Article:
Blame social media for the population of cheetahs being wiped out.
Every year, some 300 cubs are illegally trafficked out of Somaliland into the Arabian Peninsula, where they are often sold as pets through Instagram and YouTube — next to car and cellphone ads, according to the Cheetah Conservation Fund (CCF).
Many of these cheetahs, which can be bought for a mere $6,600, end up in Gulf Arab mansions of the super rich and have become the latest prized possession for social-media bragging rights. Such posts show the status symbols being pushed into swimming pools, eating ice cream and lollipops and posing on luxe cars, CNN.com reported. One post showed a cheetah dying.
Globally, the three top sellers of pet cheetahs are based in Saudi Arabia, CCF has found, and for every cheetah successfully smuggled out of Somaliland every year, three die on the journey.
The organization, dedicated to saving cheetahs in the wild, said the situation has reached “epidemic proportions.” Most of those sold to private owners die within two years, as cheetahs have special diets and need freedom to roam.
“If you do the math, the math kind of shows that it’s only going to be a matter of a couple of years [before] we are not going to have any cheetahs,” Laurie Marker, an American conservation biologist and founder of CCF, told CNN.
Only 7,500 cheetahs are left in the wild, with another 1,000 held captive in Gulf countries, and “those people who have cheetahs as a pet are causing the species to go extinct,” Marker said.
Even though private ownership and sale of wild animals has been banned in many of the countries in the Arabian Peninsula, policing on the issue is lax.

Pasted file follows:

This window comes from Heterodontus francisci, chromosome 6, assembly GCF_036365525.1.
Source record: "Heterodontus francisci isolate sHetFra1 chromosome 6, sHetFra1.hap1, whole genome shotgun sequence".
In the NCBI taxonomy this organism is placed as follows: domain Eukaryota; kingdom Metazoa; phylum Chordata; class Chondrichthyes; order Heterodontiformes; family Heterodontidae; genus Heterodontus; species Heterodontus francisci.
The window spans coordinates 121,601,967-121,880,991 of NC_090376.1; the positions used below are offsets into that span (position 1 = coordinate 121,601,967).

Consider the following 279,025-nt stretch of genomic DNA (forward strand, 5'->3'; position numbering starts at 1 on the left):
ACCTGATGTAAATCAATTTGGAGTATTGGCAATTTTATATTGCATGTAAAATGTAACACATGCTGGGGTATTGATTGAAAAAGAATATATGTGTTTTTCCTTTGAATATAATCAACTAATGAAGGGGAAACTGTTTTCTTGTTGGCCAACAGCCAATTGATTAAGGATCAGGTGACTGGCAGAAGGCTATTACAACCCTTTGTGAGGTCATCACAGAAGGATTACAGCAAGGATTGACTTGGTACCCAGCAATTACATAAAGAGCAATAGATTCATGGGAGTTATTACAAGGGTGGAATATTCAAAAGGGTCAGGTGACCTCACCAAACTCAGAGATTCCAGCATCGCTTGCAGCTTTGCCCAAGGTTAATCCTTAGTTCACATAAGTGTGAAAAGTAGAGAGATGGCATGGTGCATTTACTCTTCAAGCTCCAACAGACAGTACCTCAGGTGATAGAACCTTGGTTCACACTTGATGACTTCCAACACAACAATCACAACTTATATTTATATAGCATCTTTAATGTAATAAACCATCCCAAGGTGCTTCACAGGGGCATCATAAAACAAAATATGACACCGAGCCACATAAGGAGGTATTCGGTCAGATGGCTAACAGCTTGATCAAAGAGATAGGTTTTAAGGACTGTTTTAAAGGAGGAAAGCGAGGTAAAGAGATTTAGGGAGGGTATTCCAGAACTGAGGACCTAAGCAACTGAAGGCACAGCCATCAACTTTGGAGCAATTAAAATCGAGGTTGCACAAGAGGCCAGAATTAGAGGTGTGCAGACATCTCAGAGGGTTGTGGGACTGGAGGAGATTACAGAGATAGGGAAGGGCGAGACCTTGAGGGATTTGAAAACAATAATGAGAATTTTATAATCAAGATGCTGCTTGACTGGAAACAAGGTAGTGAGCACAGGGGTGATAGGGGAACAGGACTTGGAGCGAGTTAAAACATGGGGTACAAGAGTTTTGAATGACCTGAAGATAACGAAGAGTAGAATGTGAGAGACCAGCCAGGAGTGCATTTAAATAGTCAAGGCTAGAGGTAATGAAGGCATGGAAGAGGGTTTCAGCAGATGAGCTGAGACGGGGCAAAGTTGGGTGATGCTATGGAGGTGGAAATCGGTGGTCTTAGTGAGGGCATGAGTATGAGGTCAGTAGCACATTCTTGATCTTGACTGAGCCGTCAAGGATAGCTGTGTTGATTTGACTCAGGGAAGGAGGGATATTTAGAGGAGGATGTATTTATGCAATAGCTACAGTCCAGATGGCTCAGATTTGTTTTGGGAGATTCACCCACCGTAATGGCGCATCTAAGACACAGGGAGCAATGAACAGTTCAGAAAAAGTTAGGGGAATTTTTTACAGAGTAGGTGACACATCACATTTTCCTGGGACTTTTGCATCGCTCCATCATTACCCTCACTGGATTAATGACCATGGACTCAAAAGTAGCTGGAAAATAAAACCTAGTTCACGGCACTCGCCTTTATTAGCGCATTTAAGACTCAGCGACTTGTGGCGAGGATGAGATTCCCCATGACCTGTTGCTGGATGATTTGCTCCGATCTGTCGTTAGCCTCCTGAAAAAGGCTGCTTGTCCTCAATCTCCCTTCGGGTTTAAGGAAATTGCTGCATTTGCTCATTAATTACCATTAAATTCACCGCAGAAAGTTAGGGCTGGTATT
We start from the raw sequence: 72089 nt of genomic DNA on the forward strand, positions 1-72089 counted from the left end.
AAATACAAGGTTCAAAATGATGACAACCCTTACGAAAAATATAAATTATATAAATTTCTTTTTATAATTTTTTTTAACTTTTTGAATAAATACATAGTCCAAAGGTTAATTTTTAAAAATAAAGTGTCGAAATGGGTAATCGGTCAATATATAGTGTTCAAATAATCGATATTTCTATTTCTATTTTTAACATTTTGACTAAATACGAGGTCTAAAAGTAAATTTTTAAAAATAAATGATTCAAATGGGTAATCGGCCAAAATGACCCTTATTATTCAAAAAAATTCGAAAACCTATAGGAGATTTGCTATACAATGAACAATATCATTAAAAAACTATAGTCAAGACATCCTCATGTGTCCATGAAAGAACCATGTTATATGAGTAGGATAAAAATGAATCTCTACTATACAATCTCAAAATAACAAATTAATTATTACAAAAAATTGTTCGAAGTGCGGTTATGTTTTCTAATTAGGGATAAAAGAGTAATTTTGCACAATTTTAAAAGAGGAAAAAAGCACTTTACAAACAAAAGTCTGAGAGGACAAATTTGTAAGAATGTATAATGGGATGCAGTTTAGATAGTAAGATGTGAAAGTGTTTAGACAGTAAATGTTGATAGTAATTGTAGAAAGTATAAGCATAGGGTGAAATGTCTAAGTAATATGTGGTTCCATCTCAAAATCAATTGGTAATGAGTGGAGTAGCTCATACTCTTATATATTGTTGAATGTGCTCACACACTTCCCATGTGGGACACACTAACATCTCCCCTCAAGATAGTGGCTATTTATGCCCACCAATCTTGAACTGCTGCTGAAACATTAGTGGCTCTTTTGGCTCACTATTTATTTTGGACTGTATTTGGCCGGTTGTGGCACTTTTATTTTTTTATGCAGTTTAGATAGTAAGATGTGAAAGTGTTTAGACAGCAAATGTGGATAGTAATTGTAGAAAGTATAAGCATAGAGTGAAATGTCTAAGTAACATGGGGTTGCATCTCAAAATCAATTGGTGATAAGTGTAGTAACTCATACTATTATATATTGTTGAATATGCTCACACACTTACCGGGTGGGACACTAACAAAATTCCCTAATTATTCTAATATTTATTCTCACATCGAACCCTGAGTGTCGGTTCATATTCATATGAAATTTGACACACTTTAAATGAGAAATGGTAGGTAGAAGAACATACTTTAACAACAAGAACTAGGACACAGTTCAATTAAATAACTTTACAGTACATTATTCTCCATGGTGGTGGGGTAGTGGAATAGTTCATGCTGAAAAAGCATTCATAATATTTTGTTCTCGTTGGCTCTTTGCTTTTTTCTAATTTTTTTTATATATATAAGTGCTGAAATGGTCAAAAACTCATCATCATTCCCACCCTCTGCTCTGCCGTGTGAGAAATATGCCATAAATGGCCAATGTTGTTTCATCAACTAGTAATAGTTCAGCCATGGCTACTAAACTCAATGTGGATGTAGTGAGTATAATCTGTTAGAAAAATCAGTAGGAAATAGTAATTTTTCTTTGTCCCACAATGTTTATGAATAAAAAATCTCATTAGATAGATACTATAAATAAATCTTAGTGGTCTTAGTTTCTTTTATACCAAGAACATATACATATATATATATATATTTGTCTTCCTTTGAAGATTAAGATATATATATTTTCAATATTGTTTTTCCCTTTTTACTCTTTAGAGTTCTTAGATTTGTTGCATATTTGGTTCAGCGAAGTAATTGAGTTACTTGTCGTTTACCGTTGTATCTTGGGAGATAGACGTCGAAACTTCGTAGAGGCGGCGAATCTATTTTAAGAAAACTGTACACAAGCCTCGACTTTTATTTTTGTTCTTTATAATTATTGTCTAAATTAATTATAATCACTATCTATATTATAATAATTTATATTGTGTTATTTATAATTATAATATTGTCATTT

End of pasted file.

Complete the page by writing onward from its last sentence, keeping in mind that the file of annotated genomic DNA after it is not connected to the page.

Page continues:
CCF just rescued three cubs, only a few weeks old, from a smuggler in Somaliland caught by authorities. They will be raised in a CCF safe house, with the hope that they will be successfully released back into the wild.
Marker wants the leaders of the countries to help because “we really need influencers, we need the governments, the kings, the princes or the queens to actually say this is not right.”
The United Arab Emirates’ Ministry of Climate Change and Environment denied there were cheetahs in the country’s private houses in a statement to CNN, adding that any cheetahs in the country were in “licensed facilities.” The Saudi government did not respond to the network’s repeated requests for comment.
“Our Community Standards do not allow for the sale of endangered species or their parts, and we remove this material as soon as we are aware of it,” a Facebook company spokesperson said in a written statement to the outlet.
Facebook, which owns Instagram, has pledged to reduce online trafficking by 80% by 2020, as part of joining the World Wildlife Fund’s Coalition to End Wildlife Trafficking Online.
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